Ian Dawson and Richard McFahn giving us some advice for planning our new course based on the new NC. 75 minutes of gallop!
We start with the Corn Laws, which have disappeared from the draft NC (or “the February document”). We have a little role play, beginning with considering how important bread was in the 19th century. Ian likens it to electricity today and I half remember a statistic I heard, somewhere, that suggested 80% of what British people consumed was grain based at this time – bread, beer etc. French wheat is half the price of British wheat, but buying it will have a very negative impact on employment of farm labourers, who make up at least half the population at this time. British farmers voted, so British politicians made the Corn Laws, putting the price of French wheat up higher than British. Food prices went up, and in times of bad harvest this had a terrible impact on normal people, who felt angry, resentful, bitter – and hungry. But, without the vote, nothing could change – and here is the crux of it. It’s worth teaching about the Corn Laws as a lead in to explaining the emphasis put on getting the vote at this time: it was about feeding the family. We consider the impact of the various reform acts with people standing up to show increase in voters – from 1/25 in 1830 to 1.5/25 in 1832 to 2.5/25 in 1866 and 8/25 by 1884. The pace of change was extremely slow, and people were willing to fight and to die for it, because it boils down to needing to feed the family.
Don’t shy away from topics like political reform which you might consider difficult to teach. If it’s historically significant, don’t back off, but keep trying until you find the way in. If students care about the topic, eg by explaining that it was about food, they will be more engaged with things like the reform acts.
Richard McFahn now talks about longer term considerations. We discuss possible themes for reorganising the curriculum, and he suggests ideas and beliefs, power, people’s lives and warfare and empire. Like this idea because it could be the framework on which we tie each of the units we teach across key stage three and allow students to make links between them. Richard points out that we need to think about how we are going to ensure our students get better at historical thinking, or planning for progression in their conceptual understanding. Richard shares some work with Hants history teachers on progression in interpretation:
These were then planned into the key stage three curriculum to show when skills will be revisited and introduced (italics show a revisit)
We consider knowledge takeaways from key stage three studies, thinking about the key things that we want students to take away with them to help them think about the patterns that emerge from individual events. This is vital and can also help to take the pressure off history teachers to teach certain events in too much detail. Richard shares some documents suggesting content from each time period that might fit into the themes that he has suggested.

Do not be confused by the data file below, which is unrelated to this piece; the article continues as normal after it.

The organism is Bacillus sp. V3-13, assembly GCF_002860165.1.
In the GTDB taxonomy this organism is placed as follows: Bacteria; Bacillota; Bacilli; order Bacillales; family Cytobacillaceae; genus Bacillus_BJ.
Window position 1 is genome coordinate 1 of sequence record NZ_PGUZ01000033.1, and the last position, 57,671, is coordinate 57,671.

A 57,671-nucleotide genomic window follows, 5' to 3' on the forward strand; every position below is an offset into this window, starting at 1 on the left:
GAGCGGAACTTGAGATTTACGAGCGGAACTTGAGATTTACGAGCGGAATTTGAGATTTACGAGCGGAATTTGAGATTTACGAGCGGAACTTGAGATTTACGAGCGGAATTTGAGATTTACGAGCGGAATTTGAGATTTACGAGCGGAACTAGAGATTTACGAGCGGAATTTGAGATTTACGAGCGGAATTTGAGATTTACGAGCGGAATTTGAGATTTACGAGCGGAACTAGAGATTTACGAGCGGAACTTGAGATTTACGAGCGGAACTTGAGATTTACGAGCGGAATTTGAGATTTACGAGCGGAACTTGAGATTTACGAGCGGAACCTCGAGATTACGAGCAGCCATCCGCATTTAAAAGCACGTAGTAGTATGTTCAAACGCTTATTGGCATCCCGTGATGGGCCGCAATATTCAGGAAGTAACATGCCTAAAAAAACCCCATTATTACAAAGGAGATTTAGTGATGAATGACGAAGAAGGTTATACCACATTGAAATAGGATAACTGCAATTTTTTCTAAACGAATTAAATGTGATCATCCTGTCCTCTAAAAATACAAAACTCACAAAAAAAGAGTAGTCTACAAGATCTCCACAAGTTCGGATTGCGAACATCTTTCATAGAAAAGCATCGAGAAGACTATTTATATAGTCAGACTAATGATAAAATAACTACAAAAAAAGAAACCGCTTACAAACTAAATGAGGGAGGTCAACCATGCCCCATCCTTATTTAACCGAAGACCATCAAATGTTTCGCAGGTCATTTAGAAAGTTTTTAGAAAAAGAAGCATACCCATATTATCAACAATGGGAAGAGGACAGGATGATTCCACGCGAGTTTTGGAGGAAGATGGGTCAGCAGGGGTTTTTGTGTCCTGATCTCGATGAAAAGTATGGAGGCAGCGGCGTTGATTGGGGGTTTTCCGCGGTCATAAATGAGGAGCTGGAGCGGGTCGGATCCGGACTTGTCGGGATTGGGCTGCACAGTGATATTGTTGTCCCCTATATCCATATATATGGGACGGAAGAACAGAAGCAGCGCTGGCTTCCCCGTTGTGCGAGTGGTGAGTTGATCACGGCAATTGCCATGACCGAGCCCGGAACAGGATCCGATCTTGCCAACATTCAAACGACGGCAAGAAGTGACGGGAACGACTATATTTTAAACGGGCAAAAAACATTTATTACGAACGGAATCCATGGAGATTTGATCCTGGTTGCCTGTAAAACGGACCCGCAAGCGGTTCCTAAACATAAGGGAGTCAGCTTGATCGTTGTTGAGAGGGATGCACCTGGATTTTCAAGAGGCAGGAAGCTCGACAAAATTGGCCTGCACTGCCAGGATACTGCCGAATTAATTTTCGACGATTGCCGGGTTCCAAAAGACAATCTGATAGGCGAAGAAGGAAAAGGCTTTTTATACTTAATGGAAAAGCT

Ian comes back with heaven, hell and purgatory. He reminds us that in the 1300s people saw purgatory as a very real place. He references Helen Castor’s recent series on BBC4 which covered birth, marriage and death. We look at the various ways that people could shorten their time in purgatory and consider what various people might have done based on their experiences. A lot of townspeople left money for civic improvements – Dick Whittington, for example, bequeathed the money for a 200 seater toilet to be built in London after his death. The focus is on getting across the idea that most people would get to heaven but the time it took to get there varied depending on wealth, class, devoutness etc. Every Rose Has Its Thorn, after all. What impact did this have on society – were they more selfish, or more caring and sharing? This sort of role play helps students to care more about the topics.
Richard’s back to remind us of the importance of sticking to our principals as history teachers. He goes back over the SHP principals and invites us to consider the rationale of our course planning. This will vary from context to context. We discuss a variety of statements about planning the curriculum to help us come up with our rationale for doing this. SHP advocates an enquiry based approach, only partly because that is the advice from Michael Madison, History HMI. Richard goes through the stages:
1. Create curiosity. Perhaps get students to think about being on an archaeological dig and what they might want to ask about their findings (use a picture to show the dig) dripping in bits of background knowledge to help them consider what’s happening. Students then try to come up with their own enquiry question and this leads to…
2. Suggest a hypothesis. In this case we consider why 50,000 skeletons were found buried under Charterhouse Square. The first suggestion is Plague, though they were buried in neat rows so I’m not sure about this. Richard suggests a line of certainty, asking students to place themselves somewhere along it to show how sure they are. We look at some clues which indicate it was indeed the Black Death, but that doesn’t explain why there are so many of them. Tis generates another question and then the cycle begins again.
Ian reminds us that in history, it’s ok the be uncertain, but this is not a natural state for children so it needs to be reinforced. Ian then talks us through doing an overview of 1547-1700. Catholics on the left, Puritans on the right, “normal” people in the middle. What do they all fear? Purgatory again! He suggests a living happiness graph where students react to changes that took place in the church over the time period. There’d be very little information, because the idea is to give an overview. It’s not necessarily achievable to expect children, at the age of 12, to take away a great deal of detail about the religious reforms in the 16th century.